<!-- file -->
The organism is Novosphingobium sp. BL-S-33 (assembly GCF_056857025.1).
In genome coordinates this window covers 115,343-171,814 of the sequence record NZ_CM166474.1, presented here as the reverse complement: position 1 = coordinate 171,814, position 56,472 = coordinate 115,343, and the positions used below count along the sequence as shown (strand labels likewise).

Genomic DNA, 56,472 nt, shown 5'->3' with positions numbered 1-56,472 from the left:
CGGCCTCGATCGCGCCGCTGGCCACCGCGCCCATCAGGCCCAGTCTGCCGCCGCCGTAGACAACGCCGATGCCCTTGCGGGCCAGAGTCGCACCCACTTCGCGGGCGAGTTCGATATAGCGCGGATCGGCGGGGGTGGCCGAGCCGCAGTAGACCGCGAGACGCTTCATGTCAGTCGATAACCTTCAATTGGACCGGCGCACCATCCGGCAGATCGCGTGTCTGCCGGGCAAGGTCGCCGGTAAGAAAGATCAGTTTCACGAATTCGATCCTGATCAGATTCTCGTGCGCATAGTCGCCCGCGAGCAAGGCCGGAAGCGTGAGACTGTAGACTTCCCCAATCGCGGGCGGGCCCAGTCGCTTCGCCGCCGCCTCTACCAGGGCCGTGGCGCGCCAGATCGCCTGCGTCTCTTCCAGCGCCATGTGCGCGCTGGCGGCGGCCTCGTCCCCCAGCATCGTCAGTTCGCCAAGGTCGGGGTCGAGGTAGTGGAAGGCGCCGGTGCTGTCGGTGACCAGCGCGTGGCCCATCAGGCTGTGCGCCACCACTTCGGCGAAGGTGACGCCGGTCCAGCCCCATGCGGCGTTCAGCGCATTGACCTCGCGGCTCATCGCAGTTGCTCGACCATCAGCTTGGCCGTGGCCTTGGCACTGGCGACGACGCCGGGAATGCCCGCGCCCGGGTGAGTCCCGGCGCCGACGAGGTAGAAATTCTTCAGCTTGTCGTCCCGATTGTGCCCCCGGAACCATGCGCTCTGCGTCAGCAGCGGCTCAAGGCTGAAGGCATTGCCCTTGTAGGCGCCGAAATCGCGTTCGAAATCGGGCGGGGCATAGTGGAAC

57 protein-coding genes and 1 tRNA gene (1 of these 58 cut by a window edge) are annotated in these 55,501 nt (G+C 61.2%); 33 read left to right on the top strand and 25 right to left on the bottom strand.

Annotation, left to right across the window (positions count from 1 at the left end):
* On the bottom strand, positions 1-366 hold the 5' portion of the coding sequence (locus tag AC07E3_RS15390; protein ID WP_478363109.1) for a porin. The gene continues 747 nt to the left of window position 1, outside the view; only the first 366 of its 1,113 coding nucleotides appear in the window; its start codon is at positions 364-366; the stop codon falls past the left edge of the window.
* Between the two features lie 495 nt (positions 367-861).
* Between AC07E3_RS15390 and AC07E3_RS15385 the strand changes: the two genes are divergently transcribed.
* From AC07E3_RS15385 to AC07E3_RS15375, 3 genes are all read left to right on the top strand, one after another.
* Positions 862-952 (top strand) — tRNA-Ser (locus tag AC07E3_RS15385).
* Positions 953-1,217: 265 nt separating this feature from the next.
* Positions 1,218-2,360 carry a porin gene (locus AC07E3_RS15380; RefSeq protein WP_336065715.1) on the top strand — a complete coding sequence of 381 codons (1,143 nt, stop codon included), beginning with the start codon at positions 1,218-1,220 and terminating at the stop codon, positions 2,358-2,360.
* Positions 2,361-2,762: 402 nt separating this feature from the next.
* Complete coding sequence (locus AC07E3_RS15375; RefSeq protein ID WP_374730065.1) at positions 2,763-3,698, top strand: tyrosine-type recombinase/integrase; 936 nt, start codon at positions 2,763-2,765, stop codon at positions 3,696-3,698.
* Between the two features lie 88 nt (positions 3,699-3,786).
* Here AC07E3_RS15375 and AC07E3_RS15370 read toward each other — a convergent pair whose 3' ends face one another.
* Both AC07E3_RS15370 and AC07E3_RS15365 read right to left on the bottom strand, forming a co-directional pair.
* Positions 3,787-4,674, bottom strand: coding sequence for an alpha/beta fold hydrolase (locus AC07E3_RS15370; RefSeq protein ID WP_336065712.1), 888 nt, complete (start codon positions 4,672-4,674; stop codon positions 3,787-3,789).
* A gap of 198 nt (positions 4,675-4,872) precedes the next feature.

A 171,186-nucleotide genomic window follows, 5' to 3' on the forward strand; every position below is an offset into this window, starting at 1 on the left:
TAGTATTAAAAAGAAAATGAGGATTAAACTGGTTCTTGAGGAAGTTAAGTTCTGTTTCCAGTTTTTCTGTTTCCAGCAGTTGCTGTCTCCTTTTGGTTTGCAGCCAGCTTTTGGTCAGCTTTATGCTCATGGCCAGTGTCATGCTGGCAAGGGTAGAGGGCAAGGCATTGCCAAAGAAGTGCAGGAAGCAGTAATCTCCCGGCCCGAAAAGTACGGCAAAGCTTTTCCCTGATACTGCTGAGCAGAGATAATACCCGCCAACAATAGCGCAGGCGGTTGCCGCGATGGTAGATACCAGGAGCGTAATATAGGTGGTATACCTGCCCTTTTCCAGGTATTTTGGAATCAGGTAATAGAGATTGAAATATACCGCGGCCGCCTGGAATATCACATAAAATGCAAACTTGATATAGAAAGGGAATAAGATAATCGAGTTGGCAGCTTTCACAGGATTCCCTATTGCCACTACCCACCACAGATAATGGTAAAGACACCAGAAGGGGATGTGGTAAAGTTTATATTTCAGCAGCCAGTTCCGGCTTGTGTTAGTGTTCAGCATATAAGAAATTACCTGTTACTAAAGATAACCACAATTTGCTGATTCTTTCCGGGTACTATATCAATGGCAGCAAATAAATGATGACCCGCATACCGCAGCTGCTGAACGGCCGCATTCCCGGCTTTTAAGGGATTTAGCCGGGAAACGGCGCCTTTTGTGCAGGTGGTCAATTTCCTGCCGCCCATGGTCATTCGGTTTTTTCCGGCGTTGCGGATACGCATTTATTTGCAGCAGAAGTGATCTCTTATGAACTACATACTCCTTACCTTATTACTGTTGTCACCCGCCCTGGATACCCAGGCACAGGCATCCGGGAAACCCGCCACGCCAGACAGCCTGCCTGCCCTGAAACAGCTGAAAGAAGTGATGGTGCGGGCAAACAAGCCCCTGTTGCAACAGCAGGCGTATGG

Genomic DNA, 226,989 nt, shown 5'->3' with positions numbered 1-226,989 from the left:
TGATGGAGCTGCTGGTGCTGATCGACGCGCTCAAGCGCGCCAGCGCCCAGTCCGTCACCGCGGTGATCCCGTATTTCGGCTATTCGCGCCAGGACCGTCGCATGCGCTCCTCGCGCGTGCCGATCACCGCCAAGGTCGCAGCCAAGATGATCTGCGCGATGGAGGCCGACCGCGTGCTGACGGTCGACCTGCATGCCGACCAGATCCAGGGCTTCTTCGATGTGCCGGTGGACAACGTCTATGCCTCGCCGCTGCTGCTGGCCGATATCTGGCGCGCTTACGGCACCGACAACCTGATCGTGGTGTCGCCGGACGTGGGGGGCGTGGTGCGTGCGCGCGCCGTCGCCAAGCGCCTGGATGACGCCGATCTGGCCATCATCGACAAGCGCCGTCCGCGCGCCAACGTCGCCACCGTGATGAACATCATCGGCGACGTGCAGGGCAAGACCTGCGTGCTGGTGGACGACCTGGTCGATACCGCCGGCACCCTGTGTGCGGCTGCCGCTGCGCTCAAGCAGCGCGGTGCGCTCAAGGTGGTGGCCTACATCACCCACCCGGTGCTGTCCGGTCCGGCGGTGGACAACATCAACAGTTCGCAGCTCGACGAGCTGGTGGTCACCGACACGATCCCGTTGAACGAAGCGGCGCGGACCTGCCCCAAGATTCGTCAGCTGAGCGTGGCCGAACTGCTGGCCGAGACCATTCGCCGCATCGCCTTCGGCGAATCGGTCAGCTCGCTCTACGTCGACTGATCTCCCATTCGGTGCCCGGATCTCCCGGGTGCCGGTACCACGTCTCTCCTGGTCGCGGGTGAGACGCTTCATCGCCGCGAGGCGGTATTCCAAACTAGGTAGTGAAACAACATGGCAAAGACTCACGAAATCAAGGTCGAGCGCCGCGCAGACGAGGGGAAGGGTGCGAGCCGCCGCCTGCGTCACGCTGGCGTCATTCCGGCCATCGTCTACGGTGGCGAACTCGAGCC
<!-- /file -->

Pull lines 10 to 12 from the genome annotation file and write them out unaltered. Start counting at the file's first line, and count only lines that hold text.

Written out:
* From AC07E3_RS15385 to AC07E3_RS15375, 3 genes are all read left to right on the top strand, one after another.
* Positions 862-952 (top strand) — tRNA-Ser (locus tag AC07E3_RS15385).
* Positions 953-1,217: 265 nt separating this feature from the next.